Great: “The Moms of The Addict’s Mom”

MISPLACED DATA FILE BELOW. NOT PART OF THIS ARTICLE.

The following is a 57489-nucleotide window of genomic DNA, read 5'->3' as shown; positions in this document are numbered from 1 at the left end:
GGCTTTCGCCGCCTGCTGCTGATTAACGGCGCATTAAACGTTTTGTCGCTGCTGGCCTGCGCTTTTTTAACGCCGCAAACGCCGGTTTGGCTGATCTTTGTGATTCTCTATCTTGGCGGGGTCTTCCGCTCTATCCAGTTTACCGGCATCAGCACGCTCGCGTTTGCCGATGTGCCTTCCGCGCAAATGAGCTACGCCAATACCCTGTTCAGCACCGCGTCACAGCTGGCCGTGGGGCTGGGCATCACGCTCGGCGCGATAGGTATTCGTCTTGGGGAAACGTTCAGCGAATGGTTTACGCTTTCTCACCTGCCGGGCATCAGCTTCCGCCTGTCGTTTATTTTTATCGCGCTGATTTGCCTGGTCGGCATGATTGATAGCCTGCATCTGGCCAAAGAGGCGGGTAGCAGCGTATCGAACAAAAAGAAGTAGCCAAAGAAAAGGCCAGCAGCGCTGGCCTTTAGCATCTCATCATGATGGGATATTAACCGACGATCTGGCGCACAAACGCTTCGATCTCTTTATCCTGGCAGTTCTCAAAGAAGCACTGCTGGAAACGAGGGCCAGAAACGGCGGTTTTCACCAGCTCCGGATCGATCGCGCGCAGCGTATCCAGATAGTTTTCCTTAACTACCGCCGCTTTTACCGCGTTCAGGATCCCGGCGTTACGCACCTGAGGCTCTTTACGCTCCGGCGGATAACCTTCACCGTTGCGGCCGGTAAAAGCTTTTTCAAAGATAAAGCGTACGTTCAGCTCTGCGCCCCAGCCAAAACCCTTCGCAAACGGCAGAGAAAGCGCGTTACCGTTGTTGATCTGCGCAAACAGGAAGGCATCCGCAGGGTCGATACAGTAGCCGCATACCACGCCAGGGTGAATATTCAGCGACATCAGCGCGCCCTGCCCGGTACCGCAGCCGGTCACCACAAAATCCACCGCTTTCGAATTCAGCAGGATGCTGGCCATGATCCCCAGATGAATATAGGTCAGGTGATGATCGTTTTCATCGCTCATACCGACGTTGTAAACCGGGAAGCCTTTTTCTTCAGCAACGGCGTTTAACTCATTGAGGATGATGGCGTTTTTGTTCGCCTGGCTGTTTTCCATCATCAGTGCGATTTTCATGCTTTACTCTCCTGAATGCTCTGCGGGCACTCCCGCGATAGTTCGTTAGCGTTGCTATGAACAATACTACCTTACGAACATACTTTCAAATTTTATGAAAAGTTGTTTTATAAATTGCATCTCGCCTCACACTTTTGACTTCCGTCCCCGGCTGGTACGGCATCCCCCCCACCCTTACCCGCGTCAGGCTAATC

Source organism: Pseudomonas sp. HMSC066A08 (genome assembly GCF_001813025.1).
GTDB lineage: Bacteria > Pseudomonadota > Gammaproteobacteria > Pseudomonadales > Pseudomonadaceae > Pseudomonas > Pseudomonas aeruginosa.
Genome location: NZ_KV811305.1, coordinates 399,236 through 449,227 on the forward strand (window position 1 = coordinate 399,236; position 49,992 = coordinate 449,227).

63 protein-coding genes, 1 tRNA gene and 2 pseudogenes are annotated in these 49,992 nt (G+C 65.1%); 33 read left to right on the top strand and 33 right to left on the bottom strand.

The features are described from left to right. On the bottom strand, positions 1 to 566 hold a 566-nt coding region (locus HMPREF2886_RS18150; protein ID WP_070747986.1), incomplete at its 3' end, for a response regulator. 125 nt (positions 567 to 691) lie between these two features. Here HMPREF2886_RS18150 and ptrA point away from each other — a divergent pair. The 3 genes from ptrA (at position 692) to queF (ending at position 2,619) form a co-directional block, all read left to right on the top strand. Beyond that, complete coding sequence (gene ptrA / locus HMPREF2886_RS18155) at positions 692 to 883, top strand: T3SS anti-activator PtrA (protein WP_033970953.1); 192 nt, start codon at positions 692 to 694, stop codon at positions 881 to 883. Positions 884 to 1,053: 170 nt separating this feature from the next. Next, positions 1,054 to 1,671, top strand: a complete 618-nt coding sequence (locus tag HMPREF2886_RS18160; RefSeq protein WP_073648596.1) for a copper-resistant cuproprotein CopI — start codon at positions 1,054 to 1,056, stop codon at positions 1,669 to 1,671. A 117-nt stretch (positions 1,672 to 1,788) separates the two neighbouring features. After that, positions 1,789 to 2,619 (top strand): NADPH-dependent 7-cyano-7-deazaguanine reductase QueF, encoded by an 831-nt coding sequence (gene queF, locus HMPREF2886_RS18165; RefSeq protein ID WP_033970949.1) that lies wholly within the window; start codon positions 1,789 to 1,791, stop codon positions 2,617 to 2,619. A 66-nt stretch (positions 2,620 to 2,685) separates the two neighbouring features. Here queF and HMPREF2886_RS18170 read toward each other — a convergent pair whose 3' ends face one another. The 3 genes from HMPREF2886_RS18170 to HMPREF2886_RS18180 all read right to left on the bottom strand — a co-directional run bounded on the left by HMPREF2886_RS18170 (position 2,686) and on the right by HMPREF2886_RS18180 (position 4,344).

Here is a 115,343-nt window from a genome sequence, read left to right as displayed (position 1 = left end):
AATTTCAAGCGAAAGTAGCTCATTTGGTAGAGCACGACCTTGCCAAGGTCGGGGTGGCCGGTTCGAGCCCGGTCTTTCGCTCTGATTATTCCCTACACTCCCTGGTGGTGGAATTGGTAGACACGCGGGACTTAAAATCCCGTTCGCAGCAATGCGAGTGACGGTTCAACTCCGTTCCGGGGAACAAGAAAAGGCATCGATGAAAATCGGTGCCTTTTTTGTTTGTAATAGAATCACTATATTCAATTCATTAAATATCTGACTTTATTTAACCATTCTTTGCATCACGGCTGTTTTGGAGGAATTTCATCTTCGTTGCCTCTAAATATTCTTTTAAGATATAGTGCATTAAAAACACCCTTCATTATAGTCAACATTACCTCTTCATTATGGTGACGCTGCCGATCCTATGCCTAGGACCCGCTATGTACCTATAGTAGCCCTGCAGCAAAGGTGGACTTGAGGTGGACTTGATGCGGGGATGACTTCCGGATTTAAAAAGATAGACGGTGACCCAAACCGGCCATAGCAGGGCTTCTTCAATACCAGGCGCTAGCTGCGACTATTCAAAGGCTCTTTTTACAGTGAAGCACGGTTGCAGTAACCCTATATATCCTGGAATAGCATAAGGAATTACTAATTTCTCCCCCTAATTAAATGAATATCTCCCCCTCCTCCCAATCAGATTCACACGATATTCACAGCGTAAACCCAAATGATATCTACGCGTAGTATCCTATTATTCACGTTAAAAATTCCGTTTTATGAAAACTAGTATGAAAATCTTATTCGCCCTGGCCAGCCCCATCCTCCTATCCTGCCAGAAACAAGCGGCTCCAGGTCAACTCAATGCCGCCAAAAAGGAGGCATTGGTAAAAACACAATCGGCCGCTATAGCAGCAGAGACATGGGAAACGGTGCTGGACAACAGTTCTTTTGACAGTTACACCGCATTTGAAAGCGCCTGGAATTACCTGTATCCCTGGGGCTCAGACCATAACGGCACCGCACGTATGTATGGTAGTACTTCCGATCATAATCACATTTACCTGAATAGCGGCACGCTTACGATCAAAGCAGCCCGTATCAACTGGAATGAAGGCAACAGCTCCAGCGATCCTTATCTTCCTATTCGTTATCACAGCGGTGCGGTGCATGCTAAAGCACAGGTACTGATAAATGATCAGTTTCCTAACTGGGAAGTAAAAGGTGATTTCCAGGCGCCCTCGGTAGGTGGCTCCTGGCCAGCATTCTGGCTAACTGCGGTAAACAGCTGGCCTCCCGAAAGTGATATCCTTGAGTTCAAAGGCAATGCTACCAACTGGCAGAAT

Great : "The Moms of “The Addict’s Mom” Written by Sherry Schlenke, The Mother of a Beloved Boy With The Disease of Addiction William Shakespeare: “Some are born to greatness, while others have greatness thrust upon them” ( Twelfth Night.) Shakespeare’s words are most often attributed to males who are leaders: Washington, Lincoln, Churchill, Reverend Martin Luther King, Nelson Mandela, and war heroes, among others. These are people, perhaps previously obscure, who refuse to let adversity or challenges defeat them, rather, they provide solutions and act upon them with tremendous success. History tends to commemorate and glorify these great people, as is their due. Synonyms for great: admirable, exceptional, fantastic, marvelous, excellent, stupendous, wonderful, amazing, superb, incredible, phenomenal, astounding, tremendous (www.thesaurus.com/browse/) Given the multiple meanings of “great,” I believe that we, the moms of children suffering with the disease of addiction, although not born to greatness, have had greatness thrust upon us. We are ordinary women who have risen to the challenges of being the mother of a child battling addiction. Are we not admirable as we feed, house, and clothe our child despite the wrongs that he or she may have committed? Are we not exceptional as we visit our child in prison, in a shelter, in a treatment center, or on the streets? Are we not fantastic as we deliver backpacks and meals to the homeless, to the ill, or to another mom’s child? Are we not marvelous as we climb out of bed after a sleepless night, and complete what is expected of us for our children, spouses and boss? Are we not excellent as we make phone calls, and consult with experts in the field of addiction, thus becoming educated and informed? Are we not stupendous when we arrange and pay for treatment, and replace for the 100th time the personal items that our child will need when in treatment? Are we not wonderful when we go to meetings, offer support to other moms, and embrace total strangers bonded to us by our common tragedy? Are we not superb when we rush to the bedside of another woman’s child, deliver food to an airport for another woman’s child as he makes the journey home from treatment to his own mother, and when we sound the rallying cry on TAM for a mom who needs support, information or advice? Are we not incredible when we sew a hand-made quilt with patches depicting our children, and unveil the quilt as we march in Washington D.C. to demand of our lawmakers that attention be paid to our cause? Are we not phenomenal when we help launch a missing person search on social media, for the son of “The Addict’s Mom” founder, Barbara Theodosiou, interrupting our Easter dinner to do so? Are we not astounding when we stand beside the casket of our beloved child, or of another mother’s child, who has died from the disease of addiction? Are we not tremendous when we defend our child, respect our child, and catch our fallen child? I believe that we moms of “The Addict’s Mom” possess all of these fine qualities. When greatness was thrust upon us, we did not collapse under the challenges, for we embraced them. We became GREAT.